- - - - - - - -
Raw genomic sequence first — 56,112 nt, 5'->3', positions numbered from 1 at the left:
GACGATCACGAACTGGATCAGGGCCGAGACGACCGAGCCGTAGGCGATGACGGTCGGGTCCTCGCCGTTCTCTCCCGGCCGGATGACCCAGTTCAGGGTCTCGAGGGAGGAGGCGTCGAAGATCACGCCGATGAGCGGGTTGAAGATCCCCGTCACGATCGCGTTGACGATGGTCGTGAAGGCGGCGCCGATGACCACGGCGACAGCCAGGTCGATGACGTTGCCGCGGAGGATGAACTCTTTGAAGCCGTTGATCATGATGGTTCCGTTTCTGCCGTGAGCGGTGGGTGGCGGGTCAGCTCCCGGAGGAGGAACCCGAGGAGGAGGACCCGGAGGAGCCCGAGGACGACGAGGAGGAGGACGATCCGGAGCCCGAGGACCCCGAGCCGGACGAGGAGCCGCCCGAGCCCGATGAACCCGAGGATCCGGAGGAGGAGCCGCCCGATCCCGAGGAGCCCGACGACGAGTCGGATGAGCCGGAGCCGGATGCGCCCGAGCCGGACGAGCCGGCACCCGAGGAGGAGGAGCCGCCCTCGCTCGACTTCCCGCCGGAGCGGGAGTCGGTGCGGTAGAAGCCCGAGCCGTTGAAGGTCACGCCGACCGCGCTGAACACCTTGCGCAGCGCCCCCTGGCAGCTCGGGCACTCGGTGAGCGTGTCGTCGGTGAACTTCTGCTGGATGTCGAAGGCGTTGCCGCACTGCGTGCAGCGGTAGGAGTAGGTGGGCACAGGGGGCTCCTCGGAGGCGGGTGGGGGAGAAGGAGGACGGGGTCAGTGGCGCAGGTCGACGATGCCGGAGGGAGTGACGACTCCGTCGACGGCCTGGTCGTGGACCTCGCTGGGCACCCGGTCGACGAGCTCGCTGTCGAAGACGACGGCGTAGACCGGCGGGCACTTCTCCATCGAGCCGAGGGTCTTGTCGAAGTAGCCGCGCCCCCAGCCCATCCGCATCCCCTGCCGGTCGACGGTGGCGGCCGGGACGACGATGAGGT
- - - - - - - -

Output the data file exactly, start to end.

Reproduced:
Raw genomic sequence first — 56,112 nt, 5'->3', positions numbered from 1 at the left:
GACGATCACGAACTGGATCAGGGCCGAGACGACCGAGCCGTAGGCGATGACGGTCGGGTCCTCGCCGTTCTCTCCCGGCCGGATGACCCAGTTCAGGGTCTCGAGGGAGGAGGCGTCGAAGATCACGCCGATGAGCGGGTTGAAGATCCCCGTCACGATCGCGTTGACGATGGTCGTGAAGGCGGCGCCGATGACCACGGCGACAGCCAGGTCGATGACGTTGCCGCGGAGGATGAACTCTTTGAAGCCGTTGATCATGATGGTTCCGTTTCTGCCGTGAGCGGTGGGTGGCGGGTCAGCTCCCGGAGGAGGAACCCGAGGAGGAGGACCCGGAGGAGCCCGAGGACGACGAGGAGGAGGACGATCCGGAGCCCGAGGACCCCGAGCCGGACGAGGAGCCGCCCGAGCCCGATGAACCCGAGGATCCGGAGGAGGAGCCGCCCGATCCCGAGGAGCCCGACGACGAGTCGGATGAGCCGGAGCCGGATGCGCCCGAGCCGGACGAGCCGGCACCCGAGGAGGAGGAGCCGCCCTCGCTCGACTTCCCGCCGGAGCGGGAGTCGGTGCGGTAGAAGCCCGAGCCGTTGAAGGTCACGCCGACCGCGCTGAACACCTTGCGCAGCGCCCCCTGGCAGCTCGGGCACTCGGTGAGCGTGTCGTCGGTGAACTTCTGCTGGATGTCGAAGGCGTTGCCGCACTGCGTGCAGCGGTAGGAGTAGGTGGGCACAGGGGGCTCCTCGGAGGCGGGTGGGGGAGAAGGAGGACGGGGTCAGTGGCGCAGGTCGACGATGCCGGAGGGAGTGACGACTCCGTCGACGGCCTGGTCGTGGACCTCGCTGGGCACCCGGTCGACGAGCTCGCTGTCGAAGACGACGGCGTAGACCGGCGGGCACTTCTCCATCGAGCCGAGGGTCTTGTCGAAGTAGCCGCGCCCCCAGCCCATCCGCATCCCCTGCCGGTCGACGGTGGCGGCCGGGACGACGATGAGGT